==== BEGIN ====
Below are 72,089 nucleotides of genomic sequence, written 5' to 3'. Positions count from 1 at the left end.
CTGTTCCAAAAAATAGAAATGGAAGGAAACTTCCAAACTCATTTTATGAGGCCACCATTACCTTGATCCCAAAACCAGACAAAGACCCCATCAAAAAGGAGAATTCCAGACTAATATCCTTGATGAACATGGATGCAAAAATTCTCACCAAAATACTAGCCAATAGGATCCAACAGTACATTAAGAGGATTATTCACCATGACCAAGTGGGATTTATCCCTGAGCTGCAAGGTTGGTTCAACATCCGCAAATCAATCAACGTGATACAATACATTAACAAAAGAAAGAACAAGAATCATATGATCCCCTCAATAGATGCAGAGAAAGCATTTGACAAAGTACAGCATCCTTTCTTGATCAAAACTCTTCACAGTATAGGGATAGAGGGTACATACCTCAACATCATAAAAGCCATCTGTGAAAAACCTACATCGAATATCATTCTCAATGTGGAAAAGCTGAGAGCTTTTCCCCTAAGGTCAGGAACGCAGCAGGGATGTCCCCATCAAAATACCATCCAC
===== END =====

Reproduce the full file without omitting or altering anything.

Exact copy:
Below are 72,089 nucleotides of genomic sequence, written 5' to 3'. Positions count from 1 at the left end.
CTGTTCCAAAAAATAGAAATGGAAGGAAACTTCCAAACTCATTTTATGAGGCCACCATTACCTTGATCCCAAAACCAGACAAAGACCCCATCAAAAAGGAGAATTCCAGACTAATATCCTTGATGAACATGGATGCAAAAATTCTCACCAAAATACTAGCCAATAGGATCCAACAGTACATTAAGAGGATTATTCACCATGACCAAGTGGGATTTATCCCTGAGCTGCAAGGTTGGTTCAACATCCGCAAATCAATCAACGTGATACAATACATTAACAAAAGAAAGAACAAGAATCATATGATCCCCTCAATAGATGCAGAGAAAGCATTTGACAAAGTACAGCATCCTTTCTTGATCAAAACTCTTCACAGTATAGGGATAGAGGGTACATACCTCAACATCATAAAAGCCATCTGTGAAAAACCTACATCGAATATCATTCTCAATGTGGAAAAGCTGAGAGCTTTTCCCCTAAGGTCAGGAACGCAGCAGGGATGTCCCCATCAAAATACCATCCAC